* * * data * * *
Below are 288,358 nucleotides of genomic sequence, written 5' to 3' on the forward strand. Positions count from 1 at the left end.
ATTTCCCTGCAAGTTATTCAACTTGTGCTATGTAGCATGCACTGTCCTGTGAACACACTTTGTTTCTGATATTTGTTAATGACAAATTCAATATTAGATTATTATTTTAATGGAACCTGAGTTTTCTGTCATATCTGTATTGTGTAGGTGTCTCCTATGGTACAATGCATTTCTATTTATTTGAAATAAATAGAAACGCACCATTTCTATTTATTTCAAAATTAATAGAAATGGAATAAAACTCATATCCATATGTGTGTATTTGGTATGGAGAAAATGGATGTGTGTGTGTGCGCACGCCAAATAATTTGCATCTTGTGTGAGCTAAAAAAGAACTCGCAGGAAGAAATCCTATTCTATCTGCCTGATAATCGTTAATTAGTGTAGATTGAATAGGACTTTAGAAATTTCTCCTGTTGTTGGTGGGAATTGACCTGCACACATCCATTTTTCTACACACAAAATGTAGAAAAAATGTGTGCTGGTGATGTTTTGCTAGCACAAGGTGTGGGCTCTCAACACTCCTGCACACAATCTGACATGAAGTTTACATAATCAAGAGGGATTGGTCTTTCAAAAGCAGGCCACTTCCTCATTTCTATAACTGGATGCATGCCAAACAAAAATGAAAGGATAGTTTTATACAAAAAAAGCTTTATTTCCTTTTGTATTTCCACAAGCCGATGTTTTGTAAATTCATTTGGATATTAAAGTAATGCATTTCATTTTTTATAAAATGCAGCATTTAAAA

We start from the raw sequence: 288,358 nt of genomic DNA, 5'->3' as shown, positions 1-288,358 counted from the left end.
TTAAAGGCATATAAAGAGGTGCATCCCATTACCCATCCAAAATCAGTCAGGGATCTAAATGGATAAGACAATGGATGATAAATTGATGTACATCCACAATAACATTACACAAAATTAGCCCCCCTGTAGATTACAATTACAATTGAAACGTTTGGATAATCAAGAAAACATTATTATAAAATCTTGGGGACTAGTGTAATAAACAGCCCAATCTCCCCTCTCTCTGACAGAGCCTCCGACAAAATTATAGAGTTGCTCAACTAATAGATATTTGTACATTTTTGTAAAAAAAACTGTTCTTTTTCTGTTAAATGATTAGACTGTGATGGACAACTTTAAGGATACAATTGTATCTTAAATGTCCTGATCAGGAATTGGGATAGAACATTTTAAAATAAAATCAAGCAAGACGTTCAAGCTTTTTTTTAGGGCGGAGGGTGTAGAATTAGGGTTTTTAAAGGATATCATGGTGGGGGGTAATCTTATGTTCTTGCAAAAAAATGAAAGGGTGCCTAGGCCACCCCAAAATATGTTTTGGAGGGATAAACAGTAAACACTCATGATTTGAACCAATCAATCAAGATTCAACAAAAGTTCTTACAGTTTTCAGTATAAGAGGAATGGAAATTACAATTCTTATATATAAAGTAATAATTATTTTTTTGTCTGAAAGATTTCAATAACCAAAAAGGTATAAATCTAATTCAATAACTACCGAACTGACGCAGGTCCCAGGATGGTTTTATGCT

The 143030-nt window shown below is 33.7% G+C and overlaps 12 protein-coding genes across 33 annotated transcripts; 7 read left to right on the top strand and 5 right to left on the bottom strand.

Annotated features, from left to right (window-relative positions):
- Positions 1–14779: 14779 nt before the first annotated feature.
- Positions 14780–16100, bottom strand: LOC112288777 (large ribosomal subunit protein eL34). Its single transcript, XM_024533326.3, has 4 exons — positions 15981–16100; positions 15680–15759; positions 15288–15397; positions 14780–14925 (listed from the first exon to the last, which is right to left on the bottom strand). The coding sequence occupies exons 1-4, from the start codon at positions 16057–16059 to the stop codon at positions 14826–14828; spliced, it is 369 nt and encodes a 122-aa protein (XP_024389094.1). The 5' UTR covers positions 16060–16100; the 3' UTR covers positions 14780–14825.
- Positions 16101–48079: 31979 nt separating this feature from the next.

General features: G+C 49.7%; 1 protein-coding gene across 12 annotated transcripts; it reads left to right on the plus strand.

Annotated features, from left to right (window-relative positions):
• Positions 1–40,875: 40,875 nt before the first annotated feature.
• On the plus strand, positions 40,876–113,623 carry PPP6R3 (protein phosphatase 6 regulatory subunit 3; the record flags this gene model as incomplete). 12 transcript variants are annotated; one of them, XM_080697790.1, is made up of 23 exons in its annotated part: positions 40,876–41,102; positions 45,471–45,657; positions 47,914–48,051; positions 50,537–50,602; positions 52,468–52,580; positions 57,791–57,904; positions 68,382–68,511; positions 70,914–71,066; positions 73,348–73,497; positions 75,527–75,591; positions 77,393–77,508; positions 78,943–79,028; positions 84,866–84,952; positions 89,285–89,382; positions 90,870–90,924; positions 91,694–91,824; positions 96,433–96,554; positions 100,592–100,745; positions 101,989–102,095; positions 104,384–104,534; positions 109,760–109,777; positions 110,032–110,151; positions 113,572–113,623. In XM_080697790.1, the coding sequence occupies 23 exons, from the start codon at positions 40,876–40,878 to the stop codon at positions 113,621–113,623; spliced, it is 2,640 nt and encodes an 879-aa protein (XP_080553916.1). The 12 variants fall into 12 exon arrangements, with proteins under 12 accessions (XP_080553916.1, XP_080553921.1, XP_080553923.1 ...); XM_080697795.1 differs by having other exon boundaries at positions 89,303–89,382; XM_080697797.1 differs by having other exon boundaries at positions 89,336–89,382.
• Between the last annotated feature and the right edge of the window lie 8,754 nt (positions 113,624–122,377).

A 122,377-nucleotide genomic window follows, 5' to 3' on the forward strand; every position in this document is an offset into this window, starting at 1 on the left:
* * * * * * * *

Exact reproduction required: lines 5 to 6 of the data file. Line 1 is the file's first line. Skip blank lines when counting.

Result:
The 143030-nt window shown below is 33.7% G+C and overlaps 12 protein-coding genes across 33 annotated transcripts; 7 read left to right on the top strand and 5 right to left on the bottom strand.

Annotated features, from left to right (window-relative positions):